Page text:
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Last update: August 2023

The State

The Somali State

The Somali multi-faceted justice system is still experiencing significant weaknesses and is unable to effectively detect, prosecute and punish acts that constitute persecution or serious harm. Furthermore, law enforcement is continuously challenged by the different conflicts taking place in South-Central Somalia and Puntland, including the conflict with Al-Shabaab. Therefore, it can be concluded that, in general, the Somali State would not be considered an actor of protection meeting the criteria under Article 7 QD.


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Authorities of Somaliland

The authorities of Somaliland, in areas under their control, may, depending on the individual circumstances of the case, be considered able and willing to provide protection that meets the requirements of Article 7 QD. In disputed areas between Somaliland and Puntland, the criteria under Article 7 QD would generally not be met.
When assessing the availability of protection by the authorities of Somaliland, individual circumstances such as home area, age, gender, clan, social and economic situation, actor of persecution and type of human rights violation must be taken into account. Protection by the Somaliland authorities is generally not considered available for members of minority groups, LGBTIQ persons and women, especially in cases of sexual and gender-based violence.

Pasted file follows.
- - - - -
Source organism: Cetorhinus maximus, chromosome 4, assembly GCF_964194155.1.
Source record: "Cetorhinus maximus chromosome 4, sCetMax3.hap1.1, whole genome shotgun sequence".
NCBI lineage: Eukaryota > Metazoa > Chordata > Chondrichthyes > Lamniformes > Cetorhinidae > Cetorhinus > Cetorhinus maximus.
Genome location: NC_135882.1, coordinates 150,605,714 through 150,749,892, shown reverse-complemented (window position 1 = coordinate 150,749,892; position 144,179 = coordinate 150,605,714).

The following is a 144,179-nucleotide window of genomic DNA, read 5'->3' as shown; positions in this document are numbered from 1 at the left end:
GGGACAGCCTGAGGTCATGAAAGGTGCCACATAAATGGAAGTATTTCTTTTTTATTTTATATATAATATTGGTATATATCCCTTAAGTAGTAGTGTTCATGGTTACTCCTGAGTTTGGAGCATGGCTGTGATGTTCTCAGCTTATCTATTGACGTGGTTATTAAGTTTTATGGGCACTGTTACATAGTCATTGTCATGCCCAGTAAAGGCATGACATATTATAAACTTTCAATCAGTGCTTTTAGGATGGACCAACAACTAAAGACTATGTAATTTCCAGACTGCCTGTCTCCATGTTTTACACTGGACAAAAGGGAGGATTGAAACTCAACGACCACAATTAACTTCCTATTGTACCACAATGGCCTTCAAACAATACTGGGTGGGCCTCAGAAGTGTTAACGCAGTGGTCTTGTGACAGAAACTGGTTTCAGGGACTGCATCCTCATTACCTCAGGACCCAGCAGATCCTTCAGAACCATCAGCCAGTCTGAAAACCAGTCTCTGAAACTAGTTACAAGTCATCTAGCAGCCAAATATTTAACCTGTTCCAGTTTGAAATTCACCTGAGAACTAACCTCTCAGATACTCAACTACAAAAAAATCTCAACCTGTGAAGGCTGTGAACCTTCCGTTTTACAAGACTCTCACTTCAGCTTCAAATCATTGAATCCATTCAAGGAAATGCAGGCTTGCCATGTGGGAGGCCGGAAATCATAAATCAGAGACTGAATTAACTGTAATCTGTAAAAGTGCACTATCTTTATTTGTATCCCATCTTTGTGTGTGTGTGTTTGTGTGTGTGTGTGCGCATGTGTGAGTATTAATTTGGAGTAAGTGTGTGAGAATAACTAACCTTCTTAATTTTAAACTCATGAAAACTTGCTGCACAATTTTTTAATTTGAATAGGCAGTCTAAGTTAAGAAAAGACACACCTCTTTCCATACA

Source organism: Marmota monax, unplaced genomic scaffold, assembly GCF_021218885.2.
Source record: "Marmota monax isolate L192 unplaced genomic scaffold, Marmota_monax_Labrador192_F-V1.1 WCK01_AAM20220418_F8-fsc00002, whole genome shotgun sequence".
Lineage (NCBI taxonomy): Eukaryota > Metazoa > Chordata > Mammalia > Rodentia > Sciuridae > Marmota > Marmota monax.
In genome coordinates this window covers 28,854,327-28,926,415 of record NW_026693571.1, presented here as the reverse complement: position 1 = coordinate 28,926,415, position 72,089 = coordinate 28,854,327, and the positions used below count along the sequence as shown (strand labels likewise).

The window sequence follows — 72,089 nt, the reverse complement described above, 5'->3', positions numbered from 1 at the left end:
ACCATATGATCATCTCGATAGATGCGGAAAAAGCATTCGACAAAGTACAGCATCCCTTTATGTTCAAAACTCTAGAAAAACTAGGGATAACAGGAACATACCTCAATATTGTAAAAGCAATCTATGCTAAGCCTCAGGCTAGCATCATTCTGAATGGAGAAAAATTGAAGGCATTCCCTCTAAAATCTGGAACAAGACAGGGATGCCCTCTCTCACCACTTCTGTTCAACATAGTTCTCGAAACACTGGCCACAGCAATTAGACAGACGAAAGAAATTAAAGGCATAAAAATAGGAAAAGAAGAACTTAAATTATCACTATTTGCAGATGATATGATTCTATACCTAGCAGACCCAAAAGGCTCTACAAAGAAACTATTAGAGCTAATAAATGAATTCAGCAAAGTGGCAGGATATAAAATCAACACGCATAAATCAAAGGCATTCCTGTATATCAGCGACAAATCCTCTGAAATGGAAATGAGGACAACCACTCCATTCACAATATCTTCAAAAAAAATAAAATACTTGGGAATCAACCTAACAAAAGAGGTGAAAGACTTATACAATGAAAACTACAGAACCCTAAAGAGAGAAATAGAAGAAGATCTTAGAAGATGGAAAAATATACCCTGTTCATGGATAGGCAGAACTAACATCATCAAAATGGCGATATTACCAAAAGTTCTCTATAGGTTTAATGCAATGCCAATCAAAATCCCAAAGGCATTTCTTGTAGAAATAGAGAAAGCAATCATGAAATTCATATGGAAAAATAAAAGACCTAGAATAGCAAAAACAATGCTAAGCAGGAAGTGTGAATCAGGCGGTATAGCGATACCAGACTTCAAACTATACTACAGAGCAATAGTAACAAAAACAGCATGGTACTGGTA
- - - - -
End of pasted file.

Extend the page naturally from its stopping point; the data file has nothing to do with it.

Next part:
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Parties or organisations, including international organisations


The lack of due process and the nature of the punishments would not qualify the parallel justice mechanism operated by Al-Shabaab as a legitimate form of protection. Further taking into account its record of human rights violations, it can be concluded that Al-Shabaab does not qualify as an actor of protection who is able to provide effective, non-temporary and accessible protection.

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Considerations on clan support

Most Somalis rely on support from patrilineal clan relatives. Clans can provide different forms of support for their members.
Under the xeer system, clan elders act as mediators or arbiters, and play a central role in the resolution of local and intra-clan disputes.


The support provided by clans in Somalia cannot be considered as meeting the requirements of Article 7 QD.


Read more in the common analysis